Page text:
"There are still people who believe the beach has been blocked by our work; this lie was repeated often in recent weeks, and we don't expect everyone to embrace the truth," Jesse Rasch said in a separate email.

"The new shoreline system modestly improves beach access, and significantly improves safety and sight lines, for the infrequent public visitors to this remote area," the Rasches said. They added that the engineer leading the team they hired to design the seawall "is very well versed in the science" and "has done extensive shoreline planning under strict provincial and federal guidelines" in the past.

Jesse Rasch also said he believes damage to "neighbouring properties" by Fiona last September "was somewhat mitigated by our shoreline system, at least compared to nearby shorelines that received significantly more damage."

But government officials, including P.E.I. Environment Minister Steven Myers, have suggested the opposite.

"There's nothing that would protect the adjacent shoreline. I think it's part of the crux of the Point Deroche argument, is if you look at the pictures post-Fiona, it's really accelerated the erosion next to it," Myers said in the provincial legislature last November.

Stop work order issued, then rescinded

The province issued a stop work order on the development in September 2022, according to a Freedom of Information request submitted by Guptill. It cited "significant encroachment on an environmental buffer zone," which is protected by P.E.I.'s Planning Act.

But that order was later rescinded after provincial staff met the developer on-site and concluded that the plans complied with regulations.

In a statement to CBC News, the province said the development was permitted in a "working policy" agreed on by the Department of Environment, and the Department of Agriculture and Land.

A house on a rocky hill by the beach with harsh waters in front of a grey, cloudy sky.
A photo taken February 2021 shows the original farmhouse property and seawall at Point Deroche, as seen on the Rasch family's website. The family says the photo shows how difficult it would be to walk along the beach at high tide with 'choppy waters.' (pointderoche.com)

The policy states that existing structures on the property are allowed to stay as is, but new modifications or additions to the property cannot extend closer to the coast, beyond a prescribed boundary. CBC News has asked to see this policy multiple times, with no response.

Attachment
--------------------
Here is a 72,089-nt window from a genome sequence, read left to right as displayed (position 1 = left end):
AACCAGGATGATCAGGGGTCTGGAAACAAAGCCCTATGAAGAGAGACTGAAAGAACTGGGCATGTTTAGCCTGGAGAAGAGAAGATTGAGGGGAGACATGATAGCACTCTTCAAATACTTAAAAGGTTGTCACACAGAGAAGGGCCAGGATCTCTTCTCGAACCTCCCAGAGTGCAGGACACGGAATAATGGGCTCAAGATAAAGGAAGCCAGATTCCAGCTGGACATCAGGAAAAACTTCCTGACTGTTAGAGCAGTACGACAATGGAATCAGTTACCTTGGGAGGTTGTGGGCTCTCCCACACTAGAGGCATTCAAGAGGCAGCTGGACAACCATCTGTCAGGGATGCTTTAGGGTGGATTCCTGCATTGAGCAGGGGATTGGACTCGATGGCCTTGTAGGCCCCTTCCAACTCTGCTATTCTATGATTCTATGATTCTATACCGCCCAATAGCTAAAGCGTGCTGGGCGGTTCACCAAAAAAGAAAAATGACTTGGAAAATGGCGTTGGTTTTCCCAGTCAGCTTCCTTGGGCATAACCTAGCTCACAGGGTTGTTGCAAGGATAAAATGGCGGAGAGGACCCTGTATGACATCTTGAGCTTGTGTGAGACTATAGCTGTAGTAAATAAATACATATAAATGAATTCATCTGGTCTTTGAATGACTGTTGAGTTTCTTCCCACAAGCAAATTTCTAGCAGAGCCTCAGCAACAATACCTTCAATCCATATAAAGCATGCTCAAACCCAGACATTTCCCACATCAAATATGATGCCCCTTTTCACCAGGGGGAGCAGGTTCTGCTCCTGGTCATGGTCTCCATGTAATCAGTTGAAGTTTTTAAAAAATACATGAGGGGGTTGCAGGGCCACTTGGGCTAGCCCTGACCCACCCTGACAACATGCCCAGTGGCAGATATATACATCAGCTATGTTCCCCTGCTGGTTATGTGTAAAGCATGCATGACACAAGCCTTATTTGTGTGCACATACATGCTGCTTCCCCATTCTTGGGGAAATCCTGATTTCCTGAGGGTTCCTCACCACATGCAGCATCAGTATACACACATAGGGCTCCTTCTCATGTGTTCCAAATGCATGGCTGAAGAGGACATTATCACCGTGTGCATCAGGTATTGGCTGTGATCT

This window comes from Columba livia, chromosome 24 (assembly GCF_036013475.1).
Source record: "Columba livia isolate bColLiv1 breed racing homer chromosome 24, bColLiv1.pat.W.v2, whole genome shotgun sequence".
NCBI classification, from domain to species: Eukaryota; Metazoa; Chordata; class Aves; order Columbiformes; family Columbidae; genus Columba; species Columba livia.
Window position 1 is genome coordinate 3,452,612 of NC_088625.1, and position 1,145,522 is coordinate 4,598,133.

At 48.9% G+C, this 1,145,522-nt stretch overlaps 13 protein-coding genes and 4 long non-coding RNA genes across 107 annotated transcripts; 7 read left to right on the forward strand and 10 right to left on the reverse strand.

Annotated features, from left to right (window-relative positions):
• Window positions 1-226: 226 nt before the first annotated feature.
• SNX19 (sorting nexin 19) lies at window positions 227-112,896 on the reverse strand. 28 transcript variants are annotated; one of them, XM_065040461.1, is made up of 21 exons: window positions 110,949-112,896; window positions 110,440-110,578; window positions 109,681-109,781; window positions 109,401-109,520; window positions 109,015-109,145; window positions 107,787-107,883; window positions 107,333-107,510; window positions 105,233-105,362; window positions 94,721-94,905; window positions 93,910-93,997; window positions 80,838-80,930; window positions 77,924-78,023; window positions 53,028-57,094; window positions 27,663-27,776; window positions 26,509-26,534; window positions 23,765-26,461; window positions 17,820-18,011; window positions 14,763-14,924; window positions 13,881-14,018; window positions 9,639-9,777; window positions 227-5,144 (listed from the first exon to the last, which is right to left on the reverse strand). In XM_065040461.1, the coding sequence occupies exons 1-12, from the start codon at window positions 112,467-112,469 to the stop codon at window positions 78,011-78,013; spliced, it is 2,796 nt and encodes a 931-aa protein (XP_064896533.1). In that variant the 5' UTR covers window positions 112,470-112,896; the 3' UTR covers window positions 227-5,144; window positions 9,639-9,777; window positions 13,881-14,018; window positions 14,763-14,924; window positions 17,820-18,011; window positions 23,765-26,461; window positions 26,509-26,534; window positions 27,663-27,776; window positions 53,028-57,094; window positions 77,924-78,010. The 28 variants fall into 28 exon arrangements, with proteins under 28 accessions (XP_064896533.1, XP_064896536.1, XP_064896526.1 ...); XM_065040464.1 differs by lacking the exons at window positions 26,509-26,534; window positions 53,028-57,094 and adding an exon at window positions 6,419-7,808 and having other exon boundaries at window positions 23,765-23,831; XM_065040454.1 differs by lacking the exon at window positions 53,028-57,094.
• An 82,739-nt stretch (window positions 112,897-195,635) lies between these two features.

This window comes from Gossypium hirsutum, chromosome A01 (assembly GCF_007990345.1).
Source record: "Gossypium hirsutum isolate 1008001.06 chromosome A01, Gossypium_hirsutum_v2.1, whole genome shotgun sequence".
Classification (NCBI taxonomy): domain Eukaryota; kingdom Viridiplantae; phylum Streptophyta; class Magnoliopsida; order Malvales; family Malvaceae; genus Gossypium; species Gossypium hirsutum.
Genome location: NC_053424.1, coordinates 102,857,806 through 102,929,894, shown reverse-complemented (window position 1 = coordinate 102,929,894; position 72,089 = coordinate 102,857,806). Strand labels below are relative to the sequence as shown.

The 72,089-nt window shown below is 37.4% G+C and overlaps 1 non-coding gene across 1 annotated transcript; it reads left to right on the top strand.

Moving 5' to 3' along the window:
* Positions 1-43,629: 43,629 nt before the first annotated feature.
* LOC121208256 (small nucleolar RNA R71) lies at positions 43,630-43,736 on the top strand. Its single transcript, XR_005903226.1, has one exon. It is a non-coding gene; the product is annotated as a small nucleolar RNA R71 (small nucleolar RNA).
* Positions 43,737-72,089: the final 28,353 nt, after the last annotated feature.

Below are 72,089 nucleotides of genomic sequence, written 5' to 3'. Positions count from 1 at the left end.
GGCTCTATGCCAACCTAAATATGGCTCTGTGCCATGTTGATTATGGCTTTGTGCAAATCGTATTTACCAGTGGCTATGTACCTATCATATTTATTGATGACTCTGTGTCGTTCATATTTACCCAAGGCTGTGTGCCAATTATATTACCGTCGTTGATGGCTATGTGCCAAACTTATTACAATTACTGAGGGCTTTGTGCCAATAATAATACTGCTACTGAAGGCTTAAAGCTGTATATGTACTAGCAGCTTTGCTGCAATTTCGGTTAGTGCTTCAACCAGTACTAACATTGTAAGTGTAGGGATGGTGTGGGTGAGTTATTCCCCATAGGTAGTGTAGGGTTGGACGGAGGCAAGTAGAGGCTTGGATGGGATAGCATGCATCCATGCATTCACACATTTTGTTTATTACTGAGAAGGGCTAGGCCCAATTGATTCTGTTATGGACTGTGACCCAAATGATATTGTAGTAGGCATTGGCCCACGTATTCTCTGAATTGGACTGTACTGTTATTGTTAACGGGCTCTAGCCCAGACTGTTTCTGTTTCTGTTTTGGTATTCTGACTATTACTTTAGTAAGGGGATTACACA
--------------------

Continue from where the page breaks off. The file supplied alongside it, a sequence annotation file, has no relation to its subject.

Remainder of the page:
But critics, including Myers, Guptill and the Canadian Meteorological and Oceanographic Society, point out that the beach in front of and next to the wall has eroded over the past few decades.

As a result, the water is now closer to the wall, even if the property itself hasn't gotten bigger — a dilemma the working policy doesn't directly address.

"I don't blame the land developer, the company that did this. I mean, they're trying to make a buck," Guptill said. "I blame the government."

Seawall erosion

Seawalls are coastal defence systems, made of hard materials like concrete, boulders and steel. They were once a common method of protecting a home, but these days, scientists generally agree that they're actually destructive.

A recent report by the United Nations Intergovernmental Panel on Climate Change found that even though seawalls might reduce impacts to people and buildings in the short term, they can cause long-term exposure to climate risks.

That's because they can block the natural movement of waves that would otherwise replenish beaches, causing damage to wildlife habitats and trouble for people living nearby.

Top among the concerns is beach loss — both in front of a seawall and beside it — in a phenomenon called flanking erosion.

A large crowd is seen seated while a keynote speaker talks in front of a podium in a community centre room.
Members of grassroots organization Coalition for the Protection of P.E.I. Lands are shown at a meeting on Jan. 28 in Charlottetown, where they discussed their concerns about the waterfront property under construction at Port Deroche. (Janna Graham/CBC)